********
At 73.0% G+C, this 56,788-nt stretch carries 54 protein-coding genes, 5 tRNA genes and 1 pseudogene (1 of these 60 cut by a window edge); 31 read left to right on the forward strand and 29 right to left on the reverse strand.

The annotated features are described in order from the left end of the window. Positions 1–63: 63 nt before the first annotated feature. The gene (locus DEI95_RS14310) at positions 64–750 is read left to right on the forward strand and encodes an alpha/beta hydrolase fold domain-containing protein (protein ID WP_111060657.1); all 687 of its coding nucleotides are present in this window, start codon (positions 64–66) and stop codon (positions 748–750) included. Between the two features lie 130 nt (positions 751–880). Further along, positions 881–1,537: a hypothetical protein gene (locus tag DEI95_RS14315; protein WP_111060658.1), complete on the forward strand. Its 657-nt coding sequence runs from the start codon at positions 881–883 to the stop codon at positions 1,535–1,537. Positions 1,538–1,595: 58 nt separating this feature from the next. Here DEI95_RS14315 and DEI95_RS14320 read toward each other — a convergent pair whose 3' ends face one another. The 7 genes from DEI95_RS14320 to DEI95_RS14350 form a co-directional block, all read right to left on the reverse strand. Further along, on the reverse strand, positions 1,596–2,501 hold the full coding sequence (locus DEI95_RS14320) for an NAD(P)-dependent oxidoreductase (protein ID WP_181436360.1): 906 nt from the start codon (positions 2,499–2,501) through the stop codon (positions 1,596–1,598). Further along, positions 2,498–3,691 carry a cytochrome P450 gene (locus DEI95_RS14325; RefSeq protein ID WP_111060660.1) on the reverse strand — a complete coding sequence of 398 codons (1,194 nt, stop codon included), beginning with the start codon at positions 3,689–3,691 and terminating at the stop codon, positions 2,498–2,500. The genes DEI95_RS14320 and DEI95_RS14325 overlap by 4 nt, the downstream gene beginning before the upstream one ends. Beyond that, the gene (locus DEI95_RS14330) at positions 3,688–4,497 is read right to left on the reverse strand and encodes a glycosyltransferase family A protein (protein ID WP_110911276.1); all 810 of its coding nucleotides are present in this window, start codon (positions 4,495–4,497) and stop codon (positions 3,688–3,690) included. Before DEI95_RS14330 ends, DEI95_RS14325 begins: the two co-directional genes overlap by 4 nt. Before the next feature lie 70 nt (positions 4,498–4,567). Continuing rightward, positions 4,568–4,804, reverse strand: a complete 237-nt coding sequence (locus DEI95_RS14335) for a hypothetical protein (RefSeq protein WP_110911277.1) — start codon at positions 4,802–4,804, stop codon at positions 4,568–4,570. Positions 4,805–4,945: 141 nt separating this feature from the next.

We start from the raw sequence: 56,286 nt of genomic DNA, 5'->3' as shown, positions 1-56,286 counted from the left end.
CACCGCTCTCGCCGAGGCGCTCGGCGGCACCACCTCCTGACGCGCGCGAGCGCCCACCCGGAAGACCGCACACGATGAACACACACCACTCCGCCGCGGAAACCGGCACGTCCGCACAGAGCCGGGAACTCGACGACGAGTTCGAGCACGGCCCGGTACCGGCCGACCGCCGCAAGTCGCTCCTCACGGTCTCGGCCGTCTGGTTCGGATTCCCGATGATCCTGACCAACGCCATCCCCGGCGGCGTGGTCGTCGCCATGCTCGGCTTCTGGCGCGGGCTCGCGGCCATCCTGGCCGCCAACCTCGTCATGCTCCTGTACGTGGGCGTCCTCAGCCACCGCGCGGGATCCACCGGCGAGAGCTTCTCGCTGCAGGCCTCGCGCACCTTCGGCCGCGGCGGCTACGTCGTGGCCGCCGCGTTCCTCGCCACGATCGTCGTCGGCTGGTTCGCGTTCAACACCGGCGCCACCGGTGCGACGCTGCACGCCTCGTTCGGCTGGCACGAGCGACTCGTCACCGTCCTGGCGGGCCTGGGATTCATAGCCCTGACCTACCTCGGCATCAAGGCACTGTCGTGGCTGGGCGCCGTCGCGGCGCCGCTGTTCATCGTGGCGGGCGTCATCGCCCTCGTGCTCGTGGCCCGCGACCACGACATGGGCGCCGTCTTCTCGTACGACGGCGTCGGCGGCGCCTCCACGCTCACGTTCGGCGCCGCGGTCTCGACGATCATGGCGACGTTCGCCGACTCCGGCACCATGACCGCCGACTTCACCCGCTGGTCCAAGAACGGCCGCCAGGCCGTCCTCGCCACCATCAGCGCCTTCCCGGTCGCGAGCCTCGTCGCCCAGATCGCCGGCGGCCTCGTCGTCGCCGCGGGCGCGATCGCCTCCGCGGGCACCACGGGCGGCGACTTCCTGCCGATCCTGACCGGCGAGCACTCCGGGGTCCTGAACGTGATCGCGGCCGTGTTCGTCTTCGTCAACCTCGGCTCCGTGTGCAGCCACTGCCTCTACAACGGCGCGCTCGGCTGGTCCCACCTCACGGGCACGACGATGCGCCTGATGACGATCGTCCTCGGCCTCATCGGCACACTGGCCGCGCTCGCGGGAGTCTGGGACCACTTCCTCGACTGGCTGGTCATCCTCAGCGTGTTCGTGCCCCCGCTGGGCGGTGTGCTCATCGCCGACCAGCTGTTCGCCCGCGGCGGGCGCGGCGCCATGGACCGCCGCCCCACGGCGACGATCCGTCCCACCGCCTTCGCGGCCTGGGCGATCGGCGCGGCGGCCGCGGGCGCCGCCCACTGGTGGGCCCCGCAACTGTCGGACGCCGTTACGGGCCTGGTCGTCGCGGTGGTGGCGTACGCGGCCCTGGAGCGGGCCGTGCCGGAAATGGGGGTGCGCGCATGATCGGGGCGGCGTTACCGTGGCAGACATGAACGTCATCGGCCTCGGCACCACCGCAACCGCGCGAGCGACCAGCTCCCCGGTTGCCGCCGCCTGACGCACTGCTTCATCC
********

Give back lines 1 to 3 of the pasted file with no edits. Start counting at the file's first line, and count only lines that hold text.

At 73.0% G+C, this 56,788-nt stretch carries 54 protein-coding genes, 5 tRNA genes and 1 pseudogene (1 of these 60 cut by a window edge); 31 read left to right on the forward strand and 29 right to left on the reverse strand.

The annotated features are described in order from the left end of the window. Positions 1–63: 63 nt before the first annotated feature. The gene (locus DEI95_RS14310) at positions 64–750 is read left to right on the forward strand and encodes an alpha/beta hydrolase fold domain-containing protein (protein ID WP_111060657.1); all 687 of its coding nucleotides are present in this window, start codon (positions 64–66) and stop codon (positions 748–750) included. Between the two features lie 130 nt (positions 751–880). Further along, positions 881–1,537: a hypothetical protein gene (locus tag DEI95_RS14315; protein WP_111060658.1), complete on the forward strand. Its 657-nt coding sequence runs from the start codon at positions 881–883 to the stop codon at positions 1,535–1,537. Positions 1,538–1,595: 58 nt separating this feature from the next. Here DEI95_RS14315 and DEI95_RS14320 read toward each other — a convergent pair whose 3' ends face one another. The 7 genes from DEI95_RS14320 to DEI95_RS14350 form a co-directional block, all read right to left on the reverse strand. Further along, on the reverse strand, positions 1,596–2,501 hold the full coding sequence (locus DEI95_RS14320) for an NAD(P)-dependent oxidoreductase (protein ID WP_181436360.1): 906 nt from the start codon (positions 2,499–2,501) through the stop codon (positions 1,596–1,598). Further along, positions 2,498–3,691 carry a cytochrome P450 gene (locus DEI95_RS14325; RefSeq protein ID WP_111060660.1) on the reverse strand — a complete coding sequence of 398 codons (1,194 nt, stop codon included), beginning with the start codon at positions 3,689–3,691 and terminating at the stop codon, positions 2,498–2,500. The genes DEI95_RS14320 and DEI95_RS14325 overlap by 4 nt, the downstream gene beginning before the upstream one ends. Beyond that, the gene (locus DEI95_RS14330) at positions 3,688–4,497 is read right to left on the reverse strand and encodes a glycosyltransferase family A protein (protein ID WP_110911276.1); all 810 of its coding nucleotides are present in this window, start codon (positions 4,495–4,497) and stop codon (positions 3,688–3,690) included. Before DEI95_RS14330 ends, DEI95_RS14325 begins: the two co-directional genes overlap by 4 nt. Before the next feature lie 70 nt (positions 4,498–4,567). Continuing rightward, positions 4,568–4,804, reverse strand: a complete 237-nt coding sequence (locus DEI95_RS14335) for a hypothetical protein (RefSeq protein WP_110911277.1) — start codon at positions 4,802–4,804, stop codon at positions 4,568–4,570. Positions 4,805–4,945: 141 nt separating this feature from the next.

We start from the raw sequence: 56,286 nt of genomic DNA, 5'->3' as shown, positions 1-56,286 counted from the left end.